16:55 GMT27 January 2021
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    For hundreds of years the white material that some animals tusks and teeth are made of has been considered valuable. It has been used to make things like jewelry, religious ornaments, and decorative items. Experts believe the ivory trade is largely responsible for the decline in elephant populations around the world.

    Prince William is allegedly in a feud with his father Prince Charles over the decision to rid Buckingham Palace of ivory, the Daily Express reported citing royal author Robert Jobson. According to Jobson, the royal reportedly told Dr Jane Goodall, a friend of the Royal Family, that he wants to "see all the ivory owned by Buckingham Palace destroyed". This statement, Jobson says, purportedly put him at odds with Charles, who is next in line to the throne.

    "Charles told William he was being 'naive' and he should have chosen his words more carefully", Robson told the Daily Express.

    The royal author said that the Prince of Wales shares his son's passion to protect animals from poaching as well as to improve the environment, but emphasised that Charles believes there is big difference between taking an action against illegal hunting and trading and throwing away the Palace's exquisite collection of historical artefacts, such as the 19th century Indian throne with a footstool and other precious items.

    "The idea of such historic items and others such as King Henry VIII's quill pen, being broken up filled Charles with dread", said Jobson.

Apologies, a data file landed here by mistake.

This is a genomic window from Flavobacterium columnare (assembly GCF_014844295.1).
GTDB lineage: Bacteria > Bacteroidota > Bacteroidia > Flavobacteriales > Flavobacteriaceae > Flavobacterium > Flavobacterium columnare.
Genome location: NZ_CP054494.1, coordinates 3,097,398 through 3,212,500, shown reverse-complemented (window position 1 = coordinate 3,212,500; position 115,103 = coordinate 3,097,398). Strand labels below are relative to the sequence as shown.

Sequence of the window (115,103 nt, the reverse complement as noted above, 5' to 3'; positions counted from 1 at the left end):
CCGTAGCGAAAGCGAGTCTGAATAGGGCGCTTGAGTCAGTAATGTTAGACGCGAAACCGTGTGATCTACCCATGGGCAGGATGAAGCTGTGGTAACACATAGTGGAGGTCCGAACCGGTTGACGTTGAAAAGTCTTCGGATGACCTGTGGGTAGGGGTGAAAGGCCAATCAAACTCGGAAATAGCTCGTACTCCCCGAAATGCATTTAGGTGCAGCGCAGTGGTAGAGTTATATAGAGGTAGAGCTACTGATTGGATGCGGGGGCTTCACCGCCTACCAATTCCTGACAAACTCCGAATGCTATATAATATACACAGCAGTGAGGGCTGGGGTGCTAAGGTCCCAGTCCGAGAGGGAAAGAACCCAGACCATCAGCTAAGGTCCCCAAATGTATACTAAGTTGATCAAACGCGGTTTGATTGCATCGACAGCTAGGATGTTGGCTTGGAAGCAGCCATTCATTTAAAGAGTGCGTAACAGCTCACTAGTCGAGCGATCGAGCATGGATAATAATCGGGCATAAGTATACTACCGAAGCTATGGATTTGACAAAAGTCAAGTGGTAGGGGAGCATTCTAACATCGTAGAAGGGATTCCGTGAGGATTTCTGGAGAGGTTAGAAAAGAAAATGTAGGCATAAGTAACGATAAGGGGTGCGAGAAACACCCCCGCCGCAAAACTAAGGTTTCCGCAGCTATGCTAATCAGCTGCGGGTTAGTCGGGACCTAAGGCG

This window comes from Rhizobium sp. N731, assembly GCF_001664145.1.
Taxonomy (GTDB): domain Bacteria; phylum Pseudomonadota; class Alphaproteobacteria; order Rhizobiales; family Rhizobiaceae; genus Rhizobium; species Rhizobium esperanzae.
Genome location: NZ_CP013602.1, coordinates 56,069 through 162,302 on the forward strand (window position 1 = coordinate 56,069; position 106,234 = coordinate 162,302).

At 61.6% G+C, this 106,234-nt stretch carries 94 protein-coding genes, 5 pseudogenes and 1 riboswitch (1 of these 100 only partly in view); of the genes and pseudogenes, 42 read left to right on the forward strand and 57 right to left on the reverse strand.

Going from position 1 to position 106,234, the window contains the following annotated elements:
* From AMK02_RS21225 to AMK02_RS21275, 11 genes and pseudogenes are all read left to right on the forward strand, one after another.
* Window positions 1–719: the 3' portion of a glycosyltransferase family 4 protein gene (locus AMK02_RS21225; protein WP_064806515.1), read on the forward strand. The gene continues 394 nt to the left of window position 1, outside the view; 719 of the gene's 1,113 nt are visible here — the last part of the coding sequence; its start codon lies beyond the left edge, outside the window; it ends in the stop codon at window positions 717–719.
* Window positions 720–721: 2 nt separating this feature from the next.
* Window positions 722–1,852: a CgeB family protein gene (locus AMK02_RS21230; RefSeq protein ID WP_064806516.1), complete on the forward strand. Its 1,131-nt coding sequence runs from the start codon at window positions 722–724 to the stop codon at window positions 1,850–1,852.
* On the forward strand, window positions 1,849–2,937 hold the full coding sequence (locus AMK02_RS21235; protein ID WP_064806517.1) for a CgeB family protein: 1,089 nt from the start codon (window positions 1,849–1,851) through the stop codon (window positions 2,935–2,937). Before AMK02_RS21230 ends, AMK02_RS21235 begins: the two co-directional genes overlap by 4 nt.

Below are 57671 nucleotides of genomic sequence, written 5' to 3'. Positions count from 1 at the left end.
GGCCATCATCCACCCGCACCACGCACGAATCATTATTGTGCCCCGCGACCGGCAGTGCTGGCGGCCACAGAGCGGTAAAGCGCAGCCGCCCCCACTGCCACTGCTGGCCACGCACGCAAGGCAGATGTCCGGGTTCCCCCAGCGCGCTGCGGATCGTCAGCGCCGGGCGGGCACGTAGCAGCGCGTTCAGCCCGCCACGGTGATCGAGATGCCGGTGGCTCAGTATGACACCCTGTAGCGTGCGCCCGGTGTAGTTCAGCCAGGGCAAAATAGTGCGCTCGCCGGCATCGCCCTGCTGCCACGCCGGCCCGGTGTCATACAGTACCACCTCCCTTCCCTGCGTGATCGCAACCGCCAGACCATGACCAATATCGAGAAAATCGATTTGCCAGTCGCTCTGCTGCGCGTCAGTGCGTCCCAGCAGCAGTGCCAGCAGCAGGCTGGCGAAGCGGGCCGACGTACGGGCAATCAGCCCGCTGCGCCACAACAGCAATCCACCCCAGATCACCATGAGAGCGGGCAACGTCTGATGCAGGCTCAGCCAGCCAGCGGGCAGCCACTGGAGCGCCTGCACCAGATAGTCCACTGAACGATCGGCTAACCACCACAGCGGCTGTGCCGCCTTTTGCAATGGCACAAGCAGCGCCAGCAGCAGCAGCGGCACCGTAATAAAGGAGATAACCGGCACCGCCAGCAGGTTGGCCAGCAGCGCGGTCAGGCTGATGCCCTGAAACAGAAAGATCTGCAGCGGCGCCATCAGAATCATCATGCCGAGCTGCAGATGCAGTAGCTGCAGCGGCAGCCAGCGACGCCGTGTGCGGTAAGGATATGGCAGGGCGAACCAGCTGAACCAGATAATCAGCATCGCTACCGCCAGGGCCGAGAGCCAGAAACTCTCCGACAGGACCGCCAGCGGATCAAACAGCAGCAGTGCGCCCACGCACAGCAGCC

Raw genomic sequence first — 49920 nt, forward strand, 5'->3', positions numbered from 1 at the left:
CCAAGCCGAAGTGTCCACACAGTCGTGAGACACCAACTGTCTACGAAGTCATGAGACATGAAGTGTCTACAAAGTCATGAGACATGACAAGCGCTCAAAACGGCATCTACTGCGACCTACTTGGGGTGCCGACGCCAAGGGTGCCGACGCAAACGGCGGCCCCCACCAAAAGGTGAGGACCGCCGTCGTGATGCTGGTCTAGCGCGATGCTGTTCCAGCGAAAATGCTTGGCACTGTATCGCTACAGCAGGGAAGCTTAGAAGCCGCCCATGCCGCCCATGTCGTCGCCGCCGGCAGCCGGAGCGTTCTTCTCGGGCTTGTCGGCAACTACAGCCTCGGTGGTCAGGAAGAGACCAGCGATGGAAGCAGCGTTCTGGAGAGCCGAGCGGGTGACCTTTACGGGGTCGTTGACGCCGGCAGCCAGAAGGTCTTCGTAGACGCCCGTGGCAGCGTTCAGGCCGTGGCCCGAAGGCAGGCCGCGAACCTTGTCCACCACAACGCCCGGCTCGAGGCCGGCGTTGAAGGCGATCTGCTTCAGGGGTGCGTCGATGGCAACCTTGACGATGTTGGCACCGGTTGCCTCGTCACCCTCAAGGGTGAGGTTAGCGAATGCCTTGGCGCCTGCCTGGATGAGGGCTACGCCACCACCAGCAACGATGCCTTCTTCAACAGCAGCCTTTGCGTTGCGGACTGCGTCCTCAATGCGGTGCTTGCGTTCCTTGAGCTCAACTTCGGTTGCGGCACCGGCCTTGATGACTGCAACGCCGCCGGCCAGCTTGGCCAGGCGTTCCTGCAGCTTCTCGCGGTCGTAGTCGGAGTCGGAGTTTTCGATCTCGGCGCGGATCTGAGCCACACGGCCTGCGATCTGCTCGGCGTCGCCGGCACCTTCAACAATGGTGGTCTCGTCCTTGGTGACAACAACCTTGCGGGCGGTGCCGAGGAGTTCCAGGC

Jobson, however, notes that Prince William, second in line to the throne, is unlikely to give up his idea and will attempt to take action when he becomes King.

    The Duke of Cambridge is actively involved in preserving endangered species as well in addressing the effects of global warming. The royal recently established a global prize for entrepreneurs that come up solutions to improve the environment and "repair our planet".

    Incidentally, Prince William has often been accused of double standards. In 2014, he went on a hunting trip in Spain just days before he launched an appeal to stop illegal hunting. Although nothing suggests that his hunting trip was illegal, the fact obviously did not sit well with organisations advocating for the humane treatment of animals. In 2016, he found himself in hot water after he made a statement saying that trophy hunting is justified when an animal is at the end of its life or is infertile.

    Most recently, the royal was criticised for not leading an eco-friendly life. The survey compiled by the company SaveOnEnergy revealed that William is the second-worst polluter in the Royal Family. The Duke of Cambridge produced five tonnes of CO2 last year as a result of his journeys.

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    Prince William, Prince Charles, ivory trade, UK royal family
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